In general, people establish a trust for their own financial purposes or to financially protect their family members. Many different types of trusts exist that can accommodate the different reasons people have. At Heritage Law Office, our trust attorney helps you figure out which trust will work best for you and your needs and then guide you through the entire process, which––depending on the amount and extent of assets and the instructions accompanying them––can be either a relatively quick or enduring one.
To learn more about trusts and if you will need an estate planning lawyer in Wisconsin to help you with it, contact our office today either using the online form or calling us directly at 414-253-8500 to schedule a free consultation.
Wisconsin Trusts as Part of an Estate Plan
A trust is a way for a property owner to pass their assets to someone else to protect the assets and to avoid the probate process, if applicable. The trustor, also referred to as the settlor or trust maker, is the owner of the property and transfers it to the trustee. The trustee is the one who manages the property for the benefit of someone else, known as the beneficiary. The beneficiary is a person or entity whom the trust was established.
Trusts can have multiple trustors, trustees, and beneficiaries. Further, for some trusts and some situations, can also be the trustee and/or beneficiary.
As part of an estate plan, a trust can be used to minimize estate taxes (for someone with high assets). But they offer other benefits, too, if well-crafted. A trust can keep your assets private even when you die because a trust does not need to go through probate, and probate is a matter of public record. Further, a trust can protect assets from creditors or help beneficiaries who cannot manage money well. Whatever you need is for a trust, our estate planning lawyer can help make sure the trust you choose and the way it is drafted benefits you and the intended beneficiaries.
Types of Trusts in Wisconsin
Specific types of trusts that people can use to protect their assets or pass their property on to someone else come in many forms. However, all of these trusts are either revocable or irrevocable.
Revocable trusts, also known as living trusts, allow the trustor to continue to alter the property in the trust. They can even revoke the trust entirely. This gives the trustor far more control over their property. With that control, though, comes a downside: because the trustor still has access to the property in the trust they created, their creditors can often reach into the trust to satisfy debts owed to them.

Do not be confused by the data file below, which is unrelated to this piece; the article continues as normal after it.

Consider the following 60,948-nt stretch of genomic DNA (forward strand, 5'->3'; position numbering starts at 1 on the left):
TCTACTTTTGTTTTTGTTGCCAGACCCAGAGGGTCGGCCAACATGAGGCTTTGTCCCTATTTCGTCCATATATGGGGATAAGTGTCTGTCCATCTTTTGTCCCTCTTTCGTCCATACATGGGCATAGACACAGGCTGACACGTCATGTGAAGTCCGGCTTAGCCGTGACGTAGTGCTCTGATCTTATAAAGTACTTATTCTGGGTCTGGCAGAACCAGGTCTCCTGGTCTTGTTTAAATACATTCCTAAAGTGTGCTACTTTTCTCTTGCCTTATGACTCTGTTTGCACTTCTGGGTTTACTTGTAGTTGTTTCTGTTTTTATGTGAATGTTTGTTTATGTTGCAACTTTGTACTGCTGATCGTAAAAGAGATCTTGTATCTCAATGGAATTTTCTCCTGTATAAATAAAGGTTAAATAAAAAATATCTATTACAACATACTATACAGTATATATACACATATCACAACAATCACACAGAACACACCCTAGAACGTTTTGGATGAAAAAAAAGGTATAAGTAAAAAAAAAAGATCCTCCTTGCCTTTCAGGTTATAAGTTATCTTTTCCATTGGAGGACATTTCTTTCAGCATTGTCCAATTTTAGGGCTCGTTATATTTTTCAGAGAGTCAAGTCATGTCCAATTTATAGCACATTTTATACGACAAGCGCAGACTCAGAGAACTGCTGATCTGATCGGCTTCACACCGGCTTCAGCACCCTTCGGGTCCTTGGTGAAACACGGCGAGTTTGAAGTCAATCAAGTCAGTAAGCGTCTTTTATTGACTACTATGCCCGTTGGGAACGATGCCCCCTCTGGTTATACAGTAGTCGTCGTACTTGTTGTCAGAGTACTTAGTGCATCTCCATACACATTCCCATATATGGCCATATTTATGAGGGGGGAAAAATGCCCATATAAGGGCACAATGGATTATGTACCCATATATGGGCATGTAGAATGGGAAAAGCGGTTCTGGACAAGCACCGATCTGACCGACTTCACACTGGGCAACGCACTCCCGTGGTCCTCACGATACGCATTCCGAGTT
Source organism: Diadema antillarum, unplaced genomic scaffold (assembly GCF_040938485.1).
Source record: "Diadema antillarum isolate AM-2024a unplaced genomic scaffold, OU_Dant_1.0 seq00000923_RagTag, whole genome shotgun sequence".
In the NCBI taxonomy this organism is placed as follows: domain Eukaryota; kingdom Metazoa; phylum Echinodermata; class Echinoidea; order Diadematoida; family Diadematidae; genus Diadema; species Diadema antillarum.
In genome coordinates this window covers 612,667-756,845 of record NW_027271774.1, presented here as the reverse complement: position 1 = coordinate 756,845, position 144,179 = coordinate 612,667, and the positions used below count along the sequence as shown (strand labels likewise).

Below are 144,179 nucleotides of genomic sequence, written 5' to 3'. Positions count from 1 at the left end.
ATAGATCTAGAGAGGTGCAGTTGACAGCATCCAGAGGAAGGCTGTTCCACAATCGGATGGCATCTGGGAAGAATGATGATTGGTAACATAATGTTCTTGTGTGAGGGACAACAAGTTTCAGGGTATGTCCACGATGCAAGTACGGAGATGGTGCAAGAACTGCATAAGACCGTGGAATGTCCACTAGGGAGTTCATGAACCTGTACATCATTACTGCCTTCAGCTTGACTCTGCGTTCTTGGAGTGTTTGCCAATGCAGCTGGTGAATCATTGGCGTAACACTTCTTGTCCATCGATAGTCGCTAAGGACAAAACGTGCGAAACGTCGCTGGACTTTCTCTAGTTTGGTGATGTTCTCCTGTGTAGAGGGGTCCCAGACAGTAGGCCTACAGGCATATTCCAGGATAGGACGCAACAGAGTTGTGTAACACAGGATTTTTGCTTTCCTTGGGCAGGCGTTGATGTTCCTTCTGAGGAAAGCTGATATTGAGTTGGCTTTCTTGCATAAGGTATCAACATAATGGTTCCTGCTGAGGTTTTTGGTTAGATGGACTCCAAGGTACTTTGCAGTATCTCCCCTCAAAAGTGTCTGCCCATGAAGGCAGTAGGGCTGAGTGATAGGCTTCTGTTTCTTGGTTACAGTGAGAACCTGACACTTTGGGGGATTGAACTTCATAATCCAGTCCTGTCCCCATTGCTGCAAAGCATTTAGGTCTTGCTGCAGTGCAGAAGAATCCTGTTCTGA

Irrevocable trusts, on the other hand, cannot be changed or revoked once the trustor creates one. The trustor relinquishes control over the assets in the trust. Creditors cannot touch those assets once they are removed from your estate. Often, the trustor gains in terms of tax and probate avoidance.
Examples of Different Types of Trusts
Just to give you an idea of what types of trusts there are to address your specific needs, here's a list of some of the most common.
- Asset protection trust
- Charitable trust
- Constructive trust
- Special needs trust
- Spendthrift trust
- Tax by-pass trust
- Totten trust
You can also create a trust specifically for your pets, farmland, and even your gun collection.
Benefits of a Trust in Wisconsin
As mentioned, trusts are beneficial to avoid probate and taxes. By using a trust (in addition to a will or in lieu of a will), the trust's assets pass directly to the trust's beneficiary when the trustor dies. This means that the assets do not go into the trustor's estate – they are transferred inter vivos, or between living people. As a result, certain estate taxes do not apply to trusts. Using a trust to pass property to your heirs can have tax advantages and can avoid the potential legal complications of dividing your estate or a contested will.
A trust also gives you the ability to create instructions and conditions for asset distribution upon your death–giving you control over your assets even when you are not here. So, if you have a beneficiary whom you want to finish college before disbursement of funds or if you want only a certain amount of funds disbursed at different times of the beneficiary's life, you get to decide those things. Further, you can identify a successor trustee––someone you know who can manage the trust according to the terms and conditions.
Contact a Trusts Attorney in Wisconsin Today
Whether you have some or a lot of assets, a trust may be just the thing you need to manage those assets and to decide what's done with them upon your death. Our trusts lawyer in Wisconsin will consider what you want the trust to do for you, review the assets you want to transfer to the trust, and guide you through the entire process, providing solid legal advice as you need it or the situation demands it.
To learn more about trusts and how a specific one can benefit you, contact us either online or at 414-253-8500 to schedule a free consultation.